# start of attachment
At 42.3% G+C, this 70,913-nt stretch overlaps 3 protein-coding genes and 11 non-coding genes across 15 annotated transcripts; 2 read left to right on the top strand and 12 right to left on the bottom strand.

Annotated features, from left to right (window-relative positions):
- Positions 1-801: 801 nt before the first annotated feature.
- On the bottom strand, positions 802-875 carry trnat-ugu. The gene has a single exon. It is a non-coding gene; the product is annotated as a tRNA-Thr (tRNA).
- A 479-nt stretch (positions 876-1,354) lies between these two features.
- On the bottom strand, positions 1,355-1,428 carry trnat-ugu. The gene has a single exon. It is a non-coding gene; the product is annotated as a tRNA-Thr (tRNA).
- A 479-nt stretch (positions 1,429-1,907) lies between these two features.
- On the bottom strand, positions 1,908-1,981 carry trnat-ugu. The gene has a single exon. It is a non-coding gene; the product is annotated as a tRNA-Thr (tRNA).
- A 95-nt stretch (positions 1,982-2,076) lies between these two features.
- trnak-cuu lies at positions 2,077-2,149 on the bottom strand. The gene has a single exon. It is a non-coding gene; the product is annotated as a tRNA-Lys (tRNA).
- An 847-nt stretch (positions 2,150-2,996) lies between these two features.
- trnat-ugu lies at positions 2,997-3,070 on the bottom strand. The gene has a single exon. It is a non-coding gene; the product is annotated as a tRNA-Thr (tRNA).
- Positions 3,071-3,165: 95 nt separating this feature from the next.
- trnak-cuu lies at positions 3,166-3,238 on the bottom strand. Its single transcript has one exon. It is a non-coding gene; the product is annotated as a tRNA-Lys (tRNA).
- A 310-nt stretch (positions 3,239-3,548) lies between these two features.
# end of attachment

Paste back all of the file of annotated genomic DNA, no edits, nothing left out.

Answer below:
At 42.3% G+C, this 70,913-nt stretch overlaps 3 protein-coding genes and 11 non-coding genes across 15 annotated transcripts; 2 read left to right on the top strand and 12 right to left on the bottom strand.

Annotated features, from left to right (window-relative positions):
- Positions 1-801: 801 nt before the first annotated feature.
- On the bottom strand, positions 802-875 carry trnat-ugu. The gene has a single exon. It is a non-coding gene; the product is annotated as a tRNA-Thr (tRNA).
- A 479-nt stretch (positions 876-1,354) lies between these two features.
- On the bottom strand, positions 1,355-1,428 carry trnat-ugu. The gene has a single exon. It is a non-coding gene; the product is annotated as a tRNA-Thr (tRNA).
- A 479-nt stretch (positions 1,429-1,907) lies between these two features.
- On the bottom strand, positions 1,908-1,981 carry trnat-ugu. The gene has a single exon. It is a non-coding gene; the product is annotated as a tRNA-Thr (tRNA).
- A 95-nt stretch (positions 1,982-2,076) lies between these two features.
- trnak-cuu lies at positions 2,077-2,149 on the bottom strand. The gene has a single exon. It is a non-coding gene; the product is annotated as a tRNA-Lys (tRNA).
- An 847-nt stretch (positions 2,150-2,996) lies between these two features.
- trnat-ugu lies at positions 2,997-3,070 on the bottom strand. The gene has a single exon. It is a non-coding gene; the product is annotated as a tRNA-Thr (tRNA).
- Positions 3,071-3,165: 95 nt separating this feature from the next.
- trnak-cuu lies at positions 3,166-3,238 on the bottom strand. Its single transcript has one exon. It is a non-coding gene; the product is annotated as a tRNA-Lys (tRNA).
- A 310-nt stretch (positions 3,239-3,548) lies between these two features.